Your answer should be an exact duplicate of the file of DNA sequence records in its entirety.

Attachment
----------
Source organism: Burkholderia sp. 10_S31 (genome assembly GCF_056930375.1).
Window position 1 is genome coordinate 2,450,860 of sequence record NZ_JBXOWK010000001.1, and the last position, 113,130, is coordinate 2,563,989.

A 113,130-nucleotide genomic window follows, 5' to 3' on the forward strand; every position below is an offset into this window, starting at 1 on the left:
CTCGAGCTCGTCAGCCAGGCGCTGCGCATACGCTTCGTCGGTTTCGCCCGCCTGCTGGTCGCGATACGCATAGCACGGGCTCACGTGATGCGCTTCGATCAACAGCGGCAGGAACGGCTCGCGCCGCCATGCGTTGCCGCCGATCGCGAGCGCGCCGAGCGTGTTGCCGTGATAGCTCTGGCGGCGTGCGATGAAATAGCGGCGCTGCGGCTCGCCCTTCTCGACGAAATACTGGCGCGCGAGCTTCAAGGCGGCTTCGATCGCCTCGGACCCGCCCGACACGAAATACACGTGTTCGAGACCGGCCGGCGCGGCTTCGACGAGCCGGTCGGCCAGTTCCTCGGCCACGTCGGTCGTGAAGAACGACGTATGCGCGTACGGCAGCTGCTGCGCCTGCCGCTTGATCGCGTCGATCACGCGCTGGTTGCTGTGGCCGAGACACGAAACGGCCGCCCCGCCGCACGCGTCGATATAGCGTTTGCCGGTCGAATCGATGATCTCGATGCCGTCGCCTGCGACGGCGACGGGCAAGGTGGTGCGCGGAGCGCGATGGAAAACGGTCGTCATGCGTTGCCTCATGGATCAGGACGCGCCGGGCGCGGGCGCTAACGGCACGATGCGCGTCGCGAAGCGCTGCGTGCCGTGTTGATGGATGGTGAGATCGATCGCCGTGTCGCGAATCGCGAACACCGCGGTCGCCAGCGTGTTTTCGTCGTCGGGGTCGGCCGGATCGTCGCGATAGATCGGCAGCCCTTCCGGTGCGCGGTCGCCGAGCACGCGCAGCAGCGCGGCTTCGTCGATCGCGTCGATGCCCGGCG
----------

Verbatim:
Source organism: Burkholderia sp. 10_S31 (genome assembly GCF_056930375.1).
Window position 1 is genome coordinate 2,450,860 of sequence record NZ_JBXOWK010000001.1, and the last position, 113,130, is coordinate 2,563,989.

A 113,130-nucleotide genomic window follows, 5' to 3' on the forward strand; every position below is an offset into this window, starting at 1 on the left:
CTCGAGCTCGTCAGCCAGGCGCTGCGCATACGCTTCGTCGGTTTCGCCCGCCTGCTGGTCGCGATACGCATAGCACGGGCTCACGTGATGCGCTTCGATCAACAGCGGCAGGAACGGCTCGCGCCGCCATGCGTTGCCGCCGATCGCGAGCGCGCCGAGCGTGTTGCCGTGATAGCTCTGGCGGCGTGCGATGAAATAGCGGCGCTGCGGCTCGCCCTTCTCGACGAAATACTGGCGCGCGAGCTTCAAGGCGGCTTCGATCGCCTCGGACCCGCCCGACACGAAATACACGTGTTCGAGACCGGCCGGCGCGGCTTCGACGAGCCGGTCGGCCAGTTCCTCGGCCACGTCGGTCGTGAAGAACGACGTATGCGCGTACGGCAGCTGCTGCGCCTGCCGCTTGATCGCGTCGATCACGCGCTGGTTGCTGTGGCCGAGACACGAAACGGCCGCCCCGCCGCACGCGTCGATATAGCGTTTGCCGGTCGAATCGATGATCTCGATGCCGTCGCCTGCGACGGCGACGGGCAAGGTGGTGCGCGGAGCGCGATGGAAAACGGTCGTCATGCGTTGCCTCATGGATCAGGACGCGCCGGGCGCGGGCGCTAACGGCACGATGCGCGTCGCGAAGCGCTGCGTGCCGTGTTGATGGATGGTGAGATCGATCGCCGTGTCGCGAATCGCGAACACCGCGGTCGCCAGCGTGTTTTCGTCGTCGGGGTCGGCCGGATCGTCGCGATAGATCGGCAGCCCTTCCGGTGCGCGGTCGCCGAGCACGCGCAGCAGCGCGGCTTCGTCGATCGCGTCGATGCCCGGCG